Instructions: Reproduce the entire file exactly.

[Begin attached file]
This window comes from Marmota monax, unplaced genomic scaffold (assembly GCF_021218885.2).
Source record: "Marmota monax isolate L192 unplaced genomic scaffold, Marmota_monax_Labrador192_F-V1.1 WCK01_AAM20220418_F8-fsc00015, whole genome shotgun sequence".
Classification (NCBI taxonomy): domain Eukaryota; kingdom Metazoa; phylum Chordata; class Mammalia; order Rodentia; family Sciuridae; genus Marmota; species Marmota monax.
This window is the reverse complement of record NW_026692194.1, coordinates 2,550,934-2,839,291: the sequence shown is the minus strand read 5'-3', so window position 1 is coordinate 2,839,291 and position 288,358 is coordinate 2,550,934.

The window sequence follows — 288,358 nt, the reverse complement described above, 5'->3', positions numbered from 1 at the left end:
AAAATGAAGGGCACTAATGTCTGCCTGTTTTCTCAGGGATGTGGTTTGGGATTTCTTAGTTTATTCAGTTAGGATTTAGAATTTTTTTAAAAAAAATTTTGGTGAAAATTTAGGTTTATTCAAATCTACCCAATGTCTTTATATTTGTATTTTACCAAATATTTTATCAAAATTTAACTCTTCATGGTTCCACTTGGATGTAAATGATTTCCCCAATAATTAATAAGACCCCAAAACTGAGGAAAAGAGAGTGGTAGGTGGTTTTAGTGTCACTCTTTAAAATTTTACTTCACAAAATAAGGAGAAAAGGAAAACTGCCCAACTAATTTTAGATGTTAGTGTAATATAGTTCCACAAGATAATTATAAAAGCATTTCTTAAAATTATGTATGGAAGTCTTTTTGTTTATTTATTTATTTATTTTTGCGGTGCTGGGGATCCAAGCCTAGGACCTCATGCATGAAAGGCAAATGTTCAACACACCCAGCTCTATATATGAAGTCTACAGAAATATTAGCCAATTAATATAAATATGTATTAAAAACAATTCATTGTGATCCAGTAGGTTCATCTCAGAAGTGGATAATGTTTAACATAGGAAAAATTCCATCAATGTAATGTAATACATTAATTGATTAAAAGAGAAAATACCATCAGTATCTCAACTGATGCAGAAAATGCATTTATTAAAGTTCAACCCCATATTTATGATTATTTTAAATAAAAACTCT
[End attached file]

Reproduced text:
This window comes from Marmota monax, unplaced genomic scaffold (assembly GCF_021218885.2).
Source record: "Marmota monax isolate L192 unplaced genomic scaffold, Marmota_monax_Labrador192_F-V1.1 WCK01_AAM20220418_F8-fsc00015, whole genome shotgun sequence".
Classification (NCBI taxonomy): domain Eukaryota; kingdom Metazoa; phylum Chordata; class Mammalia; order Rodentia; family Sciuridae; genus Marmota; species Marmota monax.
This window is the reverse complement of record NW_026692194.1, coordinates 2,550,934-2,839,291: the sequence shown is the minus strand read 5'-3', so window position 1 is coordinate 2,839,291 and position 288,358 is coordinate 2,550,934.

The window sequence follows — 288,358 nt, the reverse complement described above, 5'->3', positions numbered from 1 at the left end:
AAAATGAAGGGCACTAATGTCTGCCTGTTTTCTCAGGGATGTGGTTTGGGATTTCTTAGTTTATTCAGTTAGGATTTAGAATTTTTTTAAAAAAAATTTTGGTGAAAATTTAGGTTTATTCAAATCTACCCAATGTCTTTATATTTGTATTTTACCAAATATTTTATCAAAATTTAACTCTTCATGGTTCCACTTGGATGTAAATGATTTCCCCAATAATTAATAAGACCCCAAAACTGAGGAAAAGAGAGTGGTAGGTGGTTTTAGTGTCACTCTTTAAAATTTTACTTCACAAAATAAGGAGAAAAGGAAAACTGCCCAACTAATTTTAGATGTTAGTGTAATATAGTTCCACAAGATAATTATAAAAGCATTTCTTAAAATTATGTATGGAAGTCTTTTTGTTTATTTATTTATTTATTTTTGCGGTGCTGGGGATCCAAGCCTAGGACCTCATGCATGAAAGGCAAATGTTCAACACACCCAGCTCTATATATGAAGTCTACAGAAATATTAGCCAATTAATATAAATATGTATTAAAAACAATTCATTGTGATCCAGTAGGTTCATCTCAGAAGTGGATAATGTTTAACATAGGAAAAATTCCATCAATGTAATGTAATACATTAATTGATTAAAAGAGAAAATACCATCAGTATCTCAACTGATGCAGAAAATGCATTTATTAAAGTTCAACCCCATATTTATGATTATTTTAAATAAAAACTCT